MONEY MARKET REVIEWEconomic & Political Weekly EPW february 23, 200827Business Line,February 4, 2008) and what is more, an overwhelming proportion rep-resents some unstable sources of borrow-ings. Besides, what may be called the “ten-uous” nature of external sector comfort, has produced serious macroeconomic implications. Apart from the problems for liquidity management and vast increases in asset prices, which have created con-straints on infrastructure development, a more discomforting repercussion has been in the form of a strengthening of the rupee that has begun to hurt India’s export com-petitiveness and inflict damages on many foreign-exchange earning industries in the form of losses in both incomes and em-ployment. That the rupee value should be allowed to be determined in this manner by the capital account of BoP and not cur-rent account, speaks poorly for external sector management. In the above respect, we have a gem of an observation in the latest annual report for 2006-07 of the Bank for International Settlements (BIS), which reads as follows: The Asian crisis of 1997 was preceded by ap-preciation pressures associated with capital inflows, and easy money, which led in turn to higher asset prices. ‘Sudden stops’ or reversals in capital inflows were then linked with sharp currency depreciation, collapsing asset prices and severe downturns. Previous cur-rent account deficits and losses associatedwith currency mismatches aggravatedtheseprob-lems, sometimes leading to banking crises. Some similarities to pre-1997 crisis condi-tions are apparent inEMEs today, including appreciation pressures, easy money and higher asset prices (p 46).However, the BIS does discern a silver lining for most of the emerging market economies (EMEs) in that, in contrast to the 1990s, “the main source of foreign currency inflows in recent years has been current account sur-pluses rather than capital flows” (ibid).It is worrying that in the case of India, even the above silver lining is conspicuous by its absence, and when juxtaposed against each aspect of the other BIS observa-tions, India’s cur-rent external situa-tion obviously stands out as a readycan-didate for an “Asian crisis” in the making. 2 Money,Gilt-Edged and Forex MarketsIn January, the outlook for money, forex and government securities markets was influenced by four notable developments: considerable improvement in liquidity situation; the union finance minister’s state-ment asking banks to soften interest rates, the Reserve Bank of India (RBI) governor ex-pressing a preference for greater flexibility in managing the rupee value; and finally, theUnited States Federal Reserve’s decision to reduce interest rates and the RBI’s decision to maintain the status quo. The liquidity overhang increased substantially due to the return flow of advance tax pay-ments, through increased government spending, interest payments on the special deposit scheme (SDS), and redemptions of dated government securities including those from the market stabilisation scheme (MSS). It manifested itself in sharp de-clines in liquidity injections through repos and easing of short-term money market rates. Following the finance minister’s statement asking banks to reduce lending rates to maintain growth, market senti-ments became buoyant and the secondary market trading in gilt-edged securities surged to record levels and yields began fallingacross the maturity spectrum. In the second half of the month, the overflow of liquidity made the RBI undertakeMSS op-erationsthrough dated securities as well as treasury bills, which resulted in an in-crease in the yield rates and arresting of the secondary market turnover in gilt-edged securities. As the RBI governor indi-cated that greater flexibility was required in the rupee exchange rate, the rupee con-tinued to appreciate which was also sup-ported by huge inflows due to mega initial public offerings (IPOs) and buoyancy in stock markets. With the unfolding of the impact of the sub-prime mortgage crisis in theUS to credit markets and then to the global stock markets, the US Fed an-nounced an unscheduled 75 basis points cut in the benchmark rates – the highest cut effected in more than a decade, following which gilt-edged markets in India turned buoyant expecting that in view of the Table 3: Possible Volatile Items and Non-Volatile Items of External Liabilities (US $ billion)Period March 2003 March 2004 March 2005 March 2006 March 2007 June 2007Volatile items 124.83 144.95 166.30 180.88 218.26 239.19 (80.0)(79.2)(78.9)(78.0)(75.1)(74.2) Portfolio investment 32.41 43.70 55.96 64.59 79.14 93.46 Trade credits 4.88 6.28 9.57 10.51 13.71 14.72 Loans 61.05 61.87 65.94 67.87 82.24 86.04 Currency and deposits and other liabilities 26.49 33.10 34.83 37.91 43.17 44.97Non-volatile investments 31.22 38.18 44.49 51.13 72.29 82.98 (20.0) (20.8)(21.1)(22.0) (24.9) (25.8) Directinvestment 31.22 38.18 44.49 51.13 72.29 82.98 Total 156.05 183.13 210.79 232.01 290.55 322.17Figures within brackets are percentages to total.For Source, See Table 1.Table 4: Money Market Operations(RBI’s Daily Data) Average January 2008 Average December 2007 Items for Four Weeks 25 18 (RF) 11 4 (RF)* for Four Weeks 28 20 14 7 (RF)* No of working days 23 5 6 6 6 22 5 5 6 6CallMoney Weighted average of call rates: per cent (weekly range) per annum 5.55-7.67 6.22-7.67 6.01-7.59 6.04-7.06 5.55-7.11 4.52-7.95 7.25-7.95 7.35-7.617.45-7.904.52-7.64 (7.59)(5.55) Daily averages (Rupees crore) 12,046 15,309 11,238 11,449 10,731 7,615 7,528 8,040 8,350 6,599 Total call market borrowings (14,478) (636) (208)NoticeMoney Weighted average of notice money rates: per cent (weekly range) per annum 4.75-7.77 4.83-7.77 4.75-6.10 5.15-7.26 5.25-7.52 5.74-7.90 6.00-7.786.00-7.766.29-7.835.74-7.90 (6.1)(6.0)(6.0)Daily averages (Rupees crore) 2,083 3,008 133 2711 3,160 1,991 2,813 8,688 1,677 1,831 Total notice market borrowings (496) (15544) (9503)Turnover in term money market 245 177 242 293 258 299 256 415 268 268 (borrowings)$$ (255) (140) (250)*Data for reporting Fridays are given within brackets and they are also included in the weekly range/daily averages. $$ No of reporting/traded days is fewer than given above.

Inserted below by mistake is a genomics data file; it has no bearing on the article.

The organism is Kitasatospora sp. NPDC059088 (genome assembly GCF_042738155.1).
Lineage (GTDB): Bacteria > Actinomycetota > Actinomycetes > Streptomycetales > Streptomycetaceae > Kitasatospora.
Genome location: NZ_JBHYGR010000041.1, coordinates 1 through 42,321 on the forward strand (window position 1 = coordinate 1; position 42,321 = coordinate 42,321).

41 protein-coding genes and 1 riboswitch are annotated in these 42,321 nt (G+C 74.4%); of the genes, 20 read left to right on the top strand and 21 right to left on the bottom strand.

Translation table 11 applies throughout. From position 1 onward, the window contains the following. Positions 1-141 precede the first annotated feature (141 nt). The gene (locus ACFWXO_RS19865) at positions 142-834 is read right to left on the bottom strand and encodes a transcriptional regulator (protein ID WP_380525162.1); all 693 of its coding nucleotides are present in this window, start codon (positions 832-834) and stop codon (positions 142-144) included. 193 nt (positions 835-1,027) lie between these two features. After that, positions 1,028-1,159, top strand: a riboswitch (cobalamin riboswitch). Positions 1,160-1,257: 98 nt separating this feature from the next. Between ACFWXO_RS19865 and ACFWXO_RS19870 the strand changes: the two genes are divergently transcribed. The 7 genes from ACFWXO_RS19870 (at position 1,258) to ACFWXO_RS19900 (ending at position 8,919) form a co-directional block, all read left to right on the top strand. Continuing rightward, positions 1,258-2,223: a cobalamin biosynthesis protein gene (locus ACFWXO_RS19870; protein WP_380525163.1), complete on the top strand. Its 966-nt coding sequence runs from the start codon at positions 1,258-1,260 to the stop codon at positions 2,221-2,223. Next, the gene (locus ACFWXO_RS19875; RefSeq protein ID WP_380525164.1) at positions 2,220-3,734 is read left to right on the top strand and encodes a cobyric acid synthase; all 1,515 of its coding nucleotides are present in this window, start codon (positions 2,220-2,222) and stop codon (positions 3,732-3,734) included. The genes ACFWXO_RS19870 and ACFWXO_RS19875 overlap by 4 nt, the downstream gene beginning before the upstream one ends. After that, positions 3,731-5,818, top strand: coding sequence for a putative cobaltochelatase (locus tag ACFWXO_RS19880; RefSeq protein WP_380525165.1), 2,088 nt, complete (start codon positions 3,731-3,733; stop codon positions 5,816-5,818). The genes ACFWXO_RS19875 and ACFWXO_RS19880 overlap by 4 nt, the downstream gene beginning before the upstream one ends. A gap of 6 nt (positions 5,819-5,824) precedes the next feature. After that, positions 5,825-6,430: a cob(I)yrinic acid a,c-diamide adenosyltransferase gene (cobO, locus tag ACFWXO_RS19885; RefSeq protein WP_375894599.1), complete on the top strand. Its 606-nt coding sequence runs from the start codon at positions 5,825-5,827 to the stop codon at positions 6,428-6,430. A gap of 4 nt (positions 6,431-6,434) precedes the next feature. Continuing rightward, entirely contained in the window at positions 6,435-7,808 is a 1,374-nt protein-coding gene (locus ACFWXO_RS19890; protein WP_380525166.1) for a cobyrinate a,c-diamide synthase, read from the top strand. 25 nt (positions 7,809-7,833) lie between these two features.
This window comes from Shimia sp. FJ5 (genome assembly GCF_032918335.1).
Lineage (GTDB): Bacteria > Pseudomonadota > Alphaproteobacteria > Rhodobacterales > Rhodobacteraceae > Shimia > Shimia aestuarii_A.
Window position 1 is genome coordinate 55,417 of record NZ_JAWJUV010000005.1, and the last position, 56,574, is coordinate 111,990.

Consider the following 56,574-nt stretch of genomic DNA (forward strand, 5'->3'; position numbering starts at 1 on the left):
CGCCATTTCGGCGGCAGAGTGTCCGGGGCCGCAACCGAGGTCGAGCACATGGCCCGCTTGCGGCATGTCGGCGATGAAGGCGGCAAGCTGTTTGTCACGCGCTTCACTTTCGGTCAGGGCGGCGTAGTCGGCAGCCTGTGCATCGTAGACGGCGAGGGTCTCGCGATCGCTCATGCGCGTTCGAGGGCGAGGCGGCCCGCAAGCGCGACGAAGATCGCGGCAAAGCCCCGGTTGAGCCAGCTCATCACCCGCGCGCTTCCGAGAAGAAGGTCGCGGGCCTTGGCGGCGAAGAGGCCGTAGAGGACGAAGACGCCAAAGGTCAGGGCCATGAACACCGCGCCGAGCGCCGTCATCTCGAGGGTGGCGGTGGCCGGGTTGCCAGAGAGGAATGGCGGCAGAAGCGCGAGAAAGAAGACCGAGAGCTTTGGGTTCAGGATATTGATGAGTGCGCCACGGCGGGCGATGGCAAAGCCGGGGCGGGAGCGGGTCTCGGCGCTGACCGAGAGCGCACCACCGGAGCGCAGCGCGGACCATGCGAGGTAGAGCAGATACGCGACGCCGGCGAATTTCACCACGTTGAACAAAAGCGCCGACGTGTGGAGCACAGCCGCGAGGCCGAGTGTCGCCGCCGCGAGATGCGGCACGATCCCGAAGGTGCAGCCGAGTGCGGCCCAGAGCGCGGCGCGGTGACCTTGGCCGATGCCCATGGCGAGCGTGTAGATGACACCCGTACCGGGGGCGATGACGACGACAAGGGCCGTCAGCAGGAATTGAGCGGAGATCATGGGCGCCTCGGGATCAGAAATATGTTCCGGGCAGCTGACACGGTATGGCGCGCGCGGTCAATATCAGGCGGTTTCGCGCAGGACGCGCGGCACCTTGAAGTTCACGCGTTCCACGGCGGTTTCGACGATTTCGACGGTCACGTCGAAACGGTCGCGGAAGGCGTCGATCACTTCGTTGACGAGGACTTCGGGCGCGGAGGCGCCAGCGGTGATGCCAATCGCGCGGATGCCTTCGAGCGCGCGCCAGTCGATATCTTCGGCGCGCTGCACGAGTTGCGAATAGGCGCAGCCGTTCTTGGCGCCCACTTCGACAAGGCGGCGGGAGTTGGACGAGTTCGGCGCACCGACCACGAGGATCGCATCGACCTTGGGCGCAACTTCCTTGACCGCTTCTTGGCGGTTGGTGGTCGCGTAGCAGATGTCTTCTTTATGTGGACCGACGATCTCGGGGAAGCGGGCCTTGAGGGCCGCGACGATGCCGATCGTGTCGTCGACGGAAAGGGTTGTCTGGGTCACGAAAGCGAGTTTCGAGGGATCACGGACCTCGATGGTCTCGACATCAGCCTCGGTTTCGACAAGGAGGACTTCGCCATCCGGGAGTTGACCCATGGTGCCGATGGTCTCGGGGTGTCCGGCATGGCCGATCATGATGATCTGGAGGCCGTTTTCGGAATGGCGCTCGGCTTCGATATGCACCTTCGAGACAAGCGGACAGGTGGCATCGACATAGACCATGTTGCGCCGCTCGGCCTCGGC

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MONEY MARKET REVIEWEconomic & Political Weekly EPW february 23, 200831Appendix Table: Secondary Market Operations in Government Papers: NDS and NDS-OM Deals(Amount in rupees crore) Descriptions Week Ending January 2008: Yield to Maturity on Actual Trading Total for the Month 25 18 11 4 of January 2008 AMT YTM CY AMT YTM CYAMT YTM CY AMT YTM CYAMT YTM CY1TreasuryBills A91-DayBills 746.116.97695.356.93 377.446.45 995.086.56 2813.986.75 B182-DayBills 584.437.02711.506.80 875.116.75 813.596.96 2984.636.87 C364-DayBills 1078.757.241430.226.76 2732.527.20 4367.837.19 9609.327.13 2 GOI DatedSecurities A Regular (in % Year) 10.80 , 2008 ---30.00 7.05 10.60 1.00 7.30 10.61 1.00 7.47 10.62 32.00 7.07 10.6012.00 , 2008 ------10.00 7.3611.84 ---10.00 7.3611.84 5.48, 2009 1355.00 7.39 5.62 1510.00 7.48 5.63 4110.88 7.46 5.63 4160.00 7.54 5.64 11135.88 7.48 5.63 6.65,2009 915.00 7.35 6.70 666.95 7.44 6.71 919.15 7.43 6.71 1230.50 7.53 6.72 3731.60 7.45 6.717.07 , 2009OMC SB ---------5.007.907.145.007.907.14 7.33 , 2009OIL MKT BONDS - - - 85.00 8.05 7.39 25.00 8.00 7.38 - - - 110.00 8.04 7.395.87 , 2010 3814.00 7.366.03 2505.00 7.486.047450.35 7.45 6.046060.50 7.53 6.0519829.85 7.466.04 7.55,2010 70.00 7.43 7.53 75.00 7.44 7.53 65.20 7.49 7.54 95.00 7.55 7.55 305.20 7.48 7.5411.30 , 2010 2225.00 7.45 10.40 1113.70 7.51 10.41 539.65 7.53 10.41 1005.00 7.57 10.41 4883.35 7.5010.4012.25 , 2010 35.00 7.3711.07 ---------35.00 7.3711.0712.29 , 2010 ---60.00 7.52 11.29 ---200.00 7.61 11.29 260.00 7.5911.296.57, 2011 53.08 7.326.71 ---------53.08 7.326.71 9.39,2011 150.00 7.48 8.88 10.00 7.52 8.89 319.14 7.50 8.89 325.00 7.59 8.91 804.14 7.54 8.8910.95 , 2011 10.00 7.559.96 ---------10.00 7.559.967.40, 2012 ---30.00 7.49 7.43 ------30.00 7.49 7.43 7.44 , 2012 OMC SB 25.00 8.33 7.68 ------10.00 8.25 7.66 35.00 8.31 7.67 7.47 , 2012OIL MKT BONDS 75.00 8.30 7.69 75.00 8.29 7.69 - - - - - - 150.00 8.30 7.69 7.27,2013 2854.05 7.40 7.31 1910.00 7.50 7.35 3537.25 7.52 7.36 2887.00 7.63 7.39 11188.30 7.52 7.357.37,2014 255.007.427.39 ---772.107.567.44337.007.677.481364.107.567.44 11.83 , 2014 35.00 7.58 9.68 30.00 7.62 9.69 85.00 7.75 9.75 25.00 7.81 9.78 175.00 7.70 9.73 7.38,2015 230.00 7.45 7.41 300.00 7.52 7.44 760.52 7.57 7.46 544.00 7.68 7.51 1834.52 7.58 7.47 7.59,2016 1063.00 7.45 7.53 273.00 7.57 7.58 960.74 7.62 7.60 235.86 7.72 7.65 2532.60 7.55 7.57 7.46,2017 7.17 7.63 7.54 6.00 7.65 7.56 26.99 7.77 7.62 10.00 7.88 7.68 50.16 7.76 7.61 7.49,2017 4541.10 7.49 7.49 3119.50 7.56 7.53 10067.80 7.64 7.56 6482.60 7.77 7.63 24211.00 7.64 7.56 7.99,2017 28684.85 7.45 7.71 19031.40 7.55 7.76 21699.77 7.61 7.79 20940.75 7.75 7.87 90356.77 7.58 7.788.07,2017 1133.507.487.78 ---1590.257.667.86800.507.767.923524.257.637.85 5.69,2018 1.31 7.79 6.69 0.35 7.58 6.59 1.40 7.73 6.67 36.00 7.89 6.75 39.06 7.87 6.74 6.25, 2018 20.77 7.58 6.88 19.50 7.71 6.95 25.72 7.80 6.99 18.00 7.87 7.03 83.99 7.74 6.96 5.64, 2019 0.40 7.64 6.61 ---10.30 7.85 6.72 18.30 7.99 6.79 29.00 7.94 6.76 6.05,2019 0.50 7.94 7.03 1.50 7.65 6.88 4.75 7.94 7.04 1.25 7.98 7.06 8.00 7.89 7.01 7.75 , 2021 OMC SB 1374.00 8.40 8.18 - - - 17.00 8.40 8.18 3.00 8.40 8.18 1394.00 8.40 8.18 7.94,2021 100.00 7.64 7.75 50.00 7.68 7.77 285.00 7.78 7.84 35.10 7.91 7.92 470.10 7.75 7.82 8.13 , 2021 OMC SB 10.00 8.22 8.19 0.35 8.32 8.26 50.10 8.24 8.2039.34 8.38 8.3099.79 8.298.245.87 , 2022 45.00 6.176.04 ---------45.00 6.176.04 8.15 , 2022 FCI SB 5.25 8.15 8.15 ---1.15 8.31 8.27 61.00 8.31 8.27 67.40 8.30 8.26 8.20,2022 2765.00 7.62 7.81 1607.51 7.66 7.84 5950.85 7.76 7.90 4122.40 7.93 8.02 14445.76 7.77 7.91 8.35,2022 2411.00 7.60 7.85 1350.00 7.66 7.88 5359.53 7.77 7.96 4771.85 7.93 8.06 13892.38 7.79 7.976.17,2023 5.60 7.787.20 0.90 7.71 7.15 5.30 7.95 7.322.488.017.3614.28 7.887.27 6.30,2023 1.05 7.96 7.37 20.00 7.77 7.24 5.00 7.74 7.22 40.00 8.07 7.45 66.05 7.95 7.37 8.01 , 2023 OMC SB 817.68 8.38 8.28 104.77 8.40 8.29 3.40 8.34 8.25 23.06 8.43 8.31 948.91 8.39 8.28 8.30 , 2023 FERT SB 1214.99 8.27 8.28 876.12 8.33 8.33 1906.98 8.46 8.42 206.07 8.49 8.44 4204.16 8.38 8.36 8.03 , 2024 FCI SB ------7.00 8.35 8.27 13.20 8.41 8.31 20.20 8.39 8.30 8.20 , 2024 OMC SB 578.31 8.37 8.33 296.72 8.37 8.33 45.93 8.48 8.40 27.20 8.50 8.42 948.16 8.38 8.33 8.40 , 2026 OMC SB 37.90 8.30 8.32 52.90 8.37 8.38 240.44 8.48 8.46 146.00 8.51 8.48 477.24 8.46 8.45 8.23 , 2027 FCI SB 293.59 8.24 8.24 81.70 8.35 8.32 455.67 8.41 8.37 1884.50 8.46 8.41 2715.46 8.42 8.398.24, 2027 ---------60.00 8.068.1060.00 8.068.10 6.01,2028 18.24 7.84 7.36 0.50 7.82 7.35 33.26 8.05 7.53 0.02 8.00 7.49 52.02 7.97 7.476.57, 2028 100.007.346.71 ---------100.007.346.71 7.95,2032 2717.00 7.74 7.77 1941.25 7.82 7.84 3390.05 7.96 7.96 1988.85 8.09 8.07 10037.15 7.90 7.91 8.32 , 2032 ---5.00 7.85 7.92 ---15.00 8.08 8.12 20.00 8.02 8.07 7.50,2034 34.70 7.83 7.78 8.80 7.87 7.82 11.00 8.05 7.98 - - - 54.50 7.88 7.83 7.40,2035 19.35 7.86 7.80 2.00 7.96 7.89 38.00 8.04 7.97 15.35 8.23 8.14 74.70 8.03 7.96 8.33,2036 12948.80 7.74 7.80 10002.20 7.83 7.88 13336.79 7.96 8.00 9422.25 8.09 8.12 45710.04 7.90 7.94 Sub-total 73058.62 7.57 7.68 47258.65 7.64 7.67 84139.67 7.70 7.57 68305.28 7.81 7.64 272762.22 7.69 7.63BRBI’sOMO:Sales ---90.00 --- - -2495.00 --2585.00 -- Purchase ---490.00 --1230.00 --1040.00 --2760.00 -- Sub-total ---580.00 --1230.00 --3535.00 --5345.00 -- (A+B) 73058.62 7.57 7.68 47838.65 7.64 7.67 85369.67 7.70 7.57 71840.28 7.81 7.64 278107.22 7.69 7.633MarketRepo 84157.46 96198.24 101674.90 92834.34 374864.94 4 State Govt Securities 245.38 7.91 8.06 251.67 7.96 9.33 824.52 8.13 8.27 716.70 8.23 8.71 2038.27 8.12 8.53 Grand total (1 to 4) 159870.75 147125.63 191854.16 171567.82 670418.36 (-) Means no trading. YTM = Yield to maturity in percentage per annum. CY = Current yield in per cent per annum. SGL = (RBI’s) Subsidiary General Ledger. OMO = Open Market Operations. OMC SB= Oil Marketing Companies Special Bonds. NDS = Negotiated Dealing System. OM = Order Matching Segment. Securities with small-size transactions (Rs 2 crore or less) have been dropped from the above list but included in the respective totals. (1) Yields are weighted yields, weighted by the amounts of each transaction. (2) Current yield has not been worked out for treasury bills. (3) For Floating Rate Bonds (FRB’s) Current yields are based on the latest half-year yield determined in the auction.